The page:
Behavioral and neuronal responses in simple detection tasks vary across repetitions under the same stimulus conditions. The probabilistic nature of both types of response is specially manifest when the intensity of the stimulus is close to the detection threshold. A recent study analyzed the neuronal responses in several cortical areas during a vibrotactile detection task , in which trained monkeys have to report the presence or absence of a mechanical vibration applied to one fingertip. Responses in medial premotor cortices (MPC) were found to be strongly correlated with the monkey's perceptual report, and only weakly correlated with the stimulus intensity, showing an all-or-none response after the perceptual decision has been made, with a latency determined by the stimulus strength. A recent modeling study has proposed attractor networks as a plausible framework to describe the observed properties of perceptual decision . In this attractor-based description, the probabilistic activation of neurons involved in the perceptual event arises as a noise-induced transition between attractor states. Two models using biologically realistic spiking neural networks were introduced and compared in . In one model, the perceptual report is encoded by the firing rates of two neural populations that compete for higher activity and are associated with the two possible behavioral outcomes. In the other model, the negative perceptual response is not explicitly encoded by the activity of a neural population, but is instead represented by the lack of activation of the neural population encoding the positive response. The main difference between the two is in their bifurcation structure: the system undergoes a pitchfork bifurcation in the first case  and a saddle-node in the second. Here we formally reduce both models to the corresponding one-dimensional nonlinear diffusion equations using center manifold reduction . This reduction allows us to regard the detection problem as a noise-driven motion along an energy landscape whose shape is determined by the parameters of the model. With this description we can calculate, for each model, the relationship between the predicted behavioral outcomes and the parameters. We apply this framework to different model systems, such as firing rate mean-field and a spiking cell-based network, and investigate whether such broad classes of models can account for most of the salient properties observed in psychophysical and electrophysiological experiments about detection.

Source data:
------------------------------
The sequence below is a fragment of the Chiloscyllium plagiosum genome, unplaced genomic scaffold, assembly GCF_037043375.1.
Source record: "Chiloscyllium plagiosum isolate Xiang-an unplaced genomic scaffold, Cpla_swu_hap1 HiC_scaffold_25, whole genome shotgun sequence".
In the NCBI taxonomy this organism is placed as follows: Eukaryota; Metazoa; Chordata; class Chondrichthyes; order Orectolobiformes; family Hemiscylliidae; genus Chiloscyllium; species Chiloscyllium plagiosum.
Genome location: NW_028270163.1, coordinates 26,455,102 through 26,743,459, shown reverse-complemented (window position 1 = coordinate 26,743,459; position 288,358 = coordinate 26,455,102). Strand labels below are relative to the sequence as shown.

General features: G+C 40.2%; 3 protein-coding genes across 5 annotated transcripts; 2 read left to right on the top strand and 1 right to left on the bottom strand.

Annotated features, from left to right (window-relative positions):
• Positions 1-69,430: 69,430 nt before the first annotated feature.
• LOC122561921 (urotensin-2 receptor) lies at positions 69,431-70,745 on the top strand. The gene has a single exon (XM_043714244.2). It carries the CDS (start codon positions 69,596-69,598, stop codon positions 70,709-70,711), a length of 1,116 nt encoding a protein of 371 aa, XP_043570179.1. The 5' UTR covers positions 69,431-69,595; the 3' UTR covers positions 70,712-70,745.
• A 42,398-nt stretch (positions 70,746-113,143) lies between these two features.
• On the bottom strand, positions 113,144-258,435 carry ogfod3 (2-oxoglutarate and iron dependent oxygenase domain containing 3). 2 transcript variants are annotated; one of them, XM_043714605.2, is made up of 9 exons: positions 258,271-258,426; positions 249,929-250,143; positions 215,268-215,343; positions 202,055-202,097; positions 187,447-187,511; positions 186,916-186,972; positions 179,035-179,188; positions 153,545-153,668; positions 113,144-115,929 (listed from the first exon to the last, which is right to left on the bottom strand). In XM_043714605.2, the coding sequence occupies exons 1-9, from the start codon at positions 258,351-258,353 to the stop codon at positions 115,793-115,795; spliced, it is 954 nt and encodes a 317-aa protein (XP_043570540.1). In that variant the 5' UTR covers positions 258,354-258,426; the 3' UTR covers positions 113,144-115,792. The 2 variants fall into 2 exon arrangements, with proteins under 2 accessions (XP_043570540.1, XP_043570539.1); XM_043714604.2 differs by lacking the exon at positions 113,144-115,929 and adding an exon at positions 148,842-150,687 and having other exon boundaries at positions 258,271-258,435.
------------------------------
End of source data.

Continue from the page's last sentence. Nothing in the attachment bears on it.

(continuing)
D.M. is financially supported by the European research project EU FP6 IST "DiM", (Contract No. 027198).
Nature Neuroscience 2005, 8(12):1968-1703. Publisher Full Text